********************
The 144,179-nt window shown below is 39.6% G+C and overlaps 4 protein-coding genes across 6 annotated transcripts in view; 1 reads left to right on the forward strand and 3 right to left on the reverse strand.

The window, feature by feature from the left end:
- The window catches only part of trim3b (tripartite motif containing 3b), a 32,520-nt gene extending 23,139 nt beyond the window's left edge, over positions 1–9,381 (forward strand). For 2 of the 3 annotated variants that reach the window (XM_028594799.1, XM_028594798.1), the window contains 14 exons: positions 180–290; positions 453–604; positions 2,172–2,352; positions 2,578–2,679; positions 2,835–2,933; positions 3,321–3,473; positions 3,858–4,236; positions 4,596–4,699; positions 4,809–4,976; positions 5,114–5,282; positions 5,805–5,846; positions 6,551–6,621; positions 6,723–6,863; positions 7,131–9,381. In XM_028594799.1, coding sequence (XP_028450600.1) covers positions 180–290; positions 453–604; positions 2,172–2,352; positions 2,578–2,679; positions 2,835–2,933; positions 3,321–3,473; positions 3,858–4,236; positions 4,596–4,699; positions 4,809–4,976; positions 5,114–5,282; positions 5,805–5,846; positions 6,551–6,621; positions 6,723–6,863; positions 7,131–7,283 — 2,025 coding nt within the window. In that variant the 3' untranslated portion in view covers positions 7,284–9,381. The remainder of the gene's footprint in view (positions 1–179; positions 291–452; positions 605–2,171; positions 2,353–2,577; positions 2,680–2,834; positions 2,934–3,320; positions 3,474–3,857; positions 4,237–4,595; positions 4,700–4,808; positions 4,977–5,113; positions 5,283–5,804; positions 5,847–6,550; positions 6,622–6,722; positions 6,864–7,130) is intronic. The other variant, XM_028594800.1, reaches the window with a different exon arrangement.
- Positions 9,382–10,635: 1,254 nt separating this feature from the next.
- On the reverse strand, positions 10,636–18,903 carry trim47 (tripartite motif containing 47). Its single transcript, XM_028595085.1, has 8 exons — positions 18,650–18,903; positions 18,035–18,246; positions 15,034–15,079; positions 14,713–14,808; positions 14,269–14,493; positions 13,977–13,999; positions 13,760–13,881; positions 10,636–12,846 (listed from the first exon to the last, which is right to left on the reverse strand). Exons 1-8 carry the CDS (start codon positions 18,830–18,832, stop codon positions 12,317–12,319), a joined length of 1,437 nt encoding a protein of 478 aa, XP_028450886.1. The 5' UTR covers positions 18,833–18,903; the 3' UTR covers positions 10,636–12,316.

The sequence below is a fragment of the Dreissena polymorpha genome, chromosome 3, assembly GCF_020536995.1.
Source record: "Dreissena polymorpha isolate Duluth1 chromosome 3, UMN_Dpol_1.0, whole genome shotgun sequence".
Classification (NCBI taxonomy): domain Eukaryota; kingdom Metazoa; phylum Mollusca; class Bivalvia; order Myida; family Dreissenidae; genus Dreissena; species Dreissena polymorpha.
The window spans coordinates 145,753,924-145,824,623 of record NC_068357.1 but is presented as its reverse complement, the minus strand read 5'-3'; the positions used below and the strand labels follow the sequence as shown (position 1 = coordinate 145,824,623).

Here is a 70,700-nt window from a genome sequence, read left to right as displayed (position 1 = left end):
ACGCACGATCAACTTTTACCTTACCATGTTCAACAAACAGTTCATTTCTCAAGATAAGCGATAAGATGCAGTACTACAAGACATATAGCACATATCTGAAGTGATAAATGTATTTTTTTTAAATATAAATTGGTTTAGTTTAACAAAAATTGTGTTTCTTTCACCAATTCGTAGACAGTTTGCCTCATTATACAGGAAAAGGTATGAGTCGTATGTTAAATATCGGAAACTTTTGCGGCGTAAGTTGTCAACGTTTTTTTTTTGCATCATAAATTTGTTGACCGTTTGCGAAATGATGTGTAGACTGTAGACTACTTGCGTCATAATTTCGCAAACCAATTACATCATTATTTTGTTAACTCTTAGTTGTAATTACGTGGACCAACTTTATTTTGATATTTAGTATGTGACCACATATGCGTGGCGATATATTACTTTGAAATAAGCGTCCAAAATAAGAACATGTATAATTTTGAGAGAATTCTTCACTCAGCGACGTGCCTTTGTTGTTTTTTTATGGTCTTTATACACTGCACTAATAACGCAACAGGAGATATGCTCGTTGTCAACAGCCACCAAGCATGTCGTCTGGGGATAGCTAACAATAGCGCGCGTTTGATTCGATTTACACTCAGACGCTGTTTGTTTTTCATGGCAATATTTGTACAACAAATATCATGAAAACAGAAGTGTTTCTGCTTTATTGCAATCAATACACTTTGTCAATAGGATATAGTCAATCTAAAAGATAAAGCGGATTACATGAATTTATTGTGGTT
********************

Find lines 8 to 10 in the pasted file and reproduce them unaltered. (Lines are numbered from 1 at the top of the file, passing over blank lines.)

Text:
Classification (NCBI taxonomy): domain Eukaryota; kingdom Metazoa; phylum Mollusca; class Bivalvia; order Myida; family Dreissenidae; genus Dreissena; species Dreissena polymorpha.
The window spans coordinates 145,753,924-145,824,623 of record NC_068357.1 but is presented as its reverse complement, the minus strand read 5'-3'; the positions used below and the strand labels follow the sequence as shown (position 1 = coordinate 145,824,623).

Here is a 70,700-nt window from a genome sequence, read left to right as displayed (position 1 = left end):